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 No one else will remember or know what we are going to say here. Even I will forget, unless you let me remember. This is is the way things work here. No one has to be a stranger.

The Quantum Thief is Hannu Rajaniemi's debut sci-fi novel, and the first of a planned trilogy.

In a post-Singularity solar system slowly being eaten by a community of uploaded minds, Mars has remained independent and unique thanks to its extreme attitude to privacy: all memory is externally stored and encrypted, and you can't access a memory unless everyone involved consents. This makes life pretty difficult for detective Isidore Beautrelet, but as a native Martian he wouldn't have it any other way.

Also due to make life difficult for Isidore is the Gentleman Thief Jean le Flambeur, a figure of legend who's modeled himself on Arsène Lupin. A debt of honor requires Jean to commit a daring heist, but first he must steal back his own memories from the Oubliette of Mars. He's accompanied by Mieli, the bitter post-human masterminding the mission, her flirtatious spaceship, and the goddess she reluctantly serves.

The Quantum Thief provides examples of:

  • Bizarrchitecture: The city of Oubliette on terraformed Mars is built on the backs of titanic Atlas Quiets, uploaded human minds controlling gigantic robots. In result it's always on the move, and its layout is constantly changing as the Quiets move around each other. As far as bizzareness of architecture goes, it's actually one of the more normal locations in the novel's transhuman future.
  • Clock Punk: The Oubliette, most notably with the Watches that measure each citizen's time as a Noble before they are turned into robotic Quiet.
  • Emperor Scientist: The seven Sobornost Founders are implied to have been the first group of scientists who figured out human mind uploading and quantum entanglement, and realized that this puts them above any corporation or government on Earth in terms of power if they keep it for themselves. The King of Mars also qualifies.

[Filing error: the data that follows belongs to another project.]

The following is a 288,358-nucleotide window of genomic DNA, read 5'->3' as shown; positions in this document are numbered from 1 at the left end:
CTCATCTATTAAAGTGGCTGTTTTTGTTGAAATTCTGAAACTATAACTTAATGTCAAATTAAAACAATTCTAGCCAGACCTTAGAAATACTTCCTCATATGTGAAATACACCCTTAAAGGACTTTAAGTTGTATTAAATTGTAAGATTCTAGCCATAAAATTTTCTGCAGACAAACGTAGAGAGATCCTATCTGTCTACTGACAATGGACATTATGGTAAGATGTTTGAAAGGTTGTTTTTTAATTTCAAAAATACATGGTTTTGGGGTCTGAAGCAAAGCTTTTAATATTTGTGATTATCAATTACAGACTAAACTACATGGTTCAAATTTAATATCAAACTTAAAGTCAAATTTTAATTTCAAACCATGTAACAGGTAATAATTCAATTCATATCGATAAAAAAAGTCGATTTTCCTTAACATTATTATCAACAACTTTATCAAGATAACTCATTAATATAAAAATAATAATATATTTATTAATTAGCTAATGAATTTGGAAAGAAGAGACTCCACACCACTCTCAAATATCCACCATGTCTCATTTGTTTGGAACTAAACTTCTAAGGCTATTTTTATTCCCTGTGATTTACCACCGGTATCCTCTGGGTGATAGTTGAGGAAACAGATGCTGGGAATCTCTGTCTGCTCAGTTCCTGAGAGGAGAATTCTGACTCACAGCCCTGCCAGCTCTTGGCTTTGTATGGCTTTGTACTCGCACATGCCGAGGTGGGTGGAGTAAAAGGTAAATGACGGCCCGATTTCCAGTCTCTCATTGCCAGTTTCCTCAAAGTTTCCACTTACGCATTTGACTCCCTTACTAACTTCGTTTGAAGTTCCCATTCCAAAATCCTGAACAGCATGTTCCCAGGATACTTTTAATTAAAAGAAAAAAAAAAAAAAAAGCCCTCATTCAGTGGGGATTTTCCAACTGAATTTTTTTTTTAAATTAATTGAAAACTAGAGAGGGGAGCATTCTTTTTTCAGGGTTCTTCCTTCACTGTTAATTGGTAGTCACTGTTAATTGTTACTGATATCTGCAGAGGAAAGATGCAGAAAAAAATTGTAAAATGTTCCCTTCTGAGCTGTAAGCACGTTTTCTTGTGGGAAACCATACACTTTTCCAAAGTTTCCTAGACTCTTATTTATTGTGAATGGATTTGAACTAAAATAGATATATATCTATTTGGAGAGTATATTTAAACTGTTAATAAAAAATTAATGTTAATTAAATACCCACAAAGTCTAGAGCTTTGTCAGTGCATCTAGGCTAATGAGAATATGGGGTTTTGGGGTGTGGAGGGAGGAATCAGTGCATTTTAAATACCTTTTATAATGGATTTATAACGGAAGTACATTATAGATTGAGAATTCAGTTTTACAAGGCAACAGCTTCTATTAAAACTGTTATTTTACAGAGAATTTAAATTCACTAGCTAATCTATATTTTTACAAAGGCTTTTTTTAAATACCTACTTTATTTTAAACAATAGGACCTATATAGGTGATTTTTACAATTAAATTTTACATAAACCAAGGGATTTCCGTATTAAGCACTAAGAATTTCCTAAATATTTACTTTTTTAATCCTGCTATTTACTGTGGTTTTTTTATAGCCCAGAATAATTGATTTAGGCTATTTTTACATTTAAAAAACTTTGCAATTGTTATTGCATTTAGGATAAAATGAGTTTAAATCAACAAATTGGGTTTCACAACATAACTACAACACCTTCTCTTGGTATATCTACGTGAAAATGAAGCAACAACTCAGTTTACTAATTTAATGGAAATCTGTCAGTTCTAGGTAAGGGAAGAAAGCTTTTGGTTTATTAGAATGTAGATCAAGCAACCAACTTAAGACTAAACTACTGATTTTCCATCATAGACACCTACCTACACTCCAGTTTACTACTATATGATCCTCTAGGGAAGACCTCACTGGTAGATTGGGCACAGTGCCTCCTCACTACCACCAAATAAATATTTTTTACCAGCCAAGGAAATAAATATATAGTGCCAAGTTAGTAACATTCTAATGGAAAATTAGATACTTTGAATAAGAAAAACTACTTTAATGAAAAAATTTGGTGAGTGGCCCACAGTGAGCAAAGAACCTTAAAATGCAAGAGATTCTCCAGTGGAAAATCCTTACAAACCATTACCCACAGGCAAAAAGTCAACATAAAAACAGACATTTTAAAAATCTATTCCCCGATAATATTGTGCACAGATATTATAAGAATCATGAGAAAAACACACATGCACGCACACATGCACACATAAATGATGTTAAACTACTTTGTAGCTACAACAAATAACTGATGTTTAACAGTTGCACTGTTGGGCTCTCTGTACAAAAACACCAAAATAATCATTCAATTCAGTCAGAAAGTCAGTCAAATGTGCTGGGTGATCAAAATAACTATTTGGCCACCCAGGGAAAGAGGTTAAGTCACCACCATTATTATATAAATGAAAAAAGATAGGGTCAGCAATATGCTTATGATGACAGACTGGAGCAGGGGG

• Expendable Clone: The Sobornost Founders have uploaded their minds to millions of artificial bodies. These collectives are called copyclans, and their members synchronize their memories and brainpower whenever they are together, allowing them to be everywhere in their massive empire at once. It doesn't matter if a few die, since there's always backups. Although their interests don't always coincide, and some of the Founders are said to be in war against themselves. Also, the main protagonist, Jean le Flambeur has millions of copies of himself trapped forever in the Dilemma Prison, but he's just happy that he was the one that got away.
  • Gentleman Thief: The title character.
  • Hide Your Lesbians: The very first chapter establishes that Mieli is lesbian, and that her entire motivation for serving the Sobornost is to reunite with her lover and soulmate Sydän. However, it never comes up for the rest of the novel, since she isn't the book's main focus character and isn't prone to revealing her motives easily. Considering how important Sydän is made to be in the first chapter it can be assumed that she will play a greater part in a later part of the trilogy.
  • Proud Warrior Race Guy: What would you expect from an upload collective descended from an online roleplaying guild?
  • Sapient Ship/Spaceship Girl: Perhonen.
  • Sticky Fingers: Jean will risk going to a literal hell just to steal a piece of jewelry.
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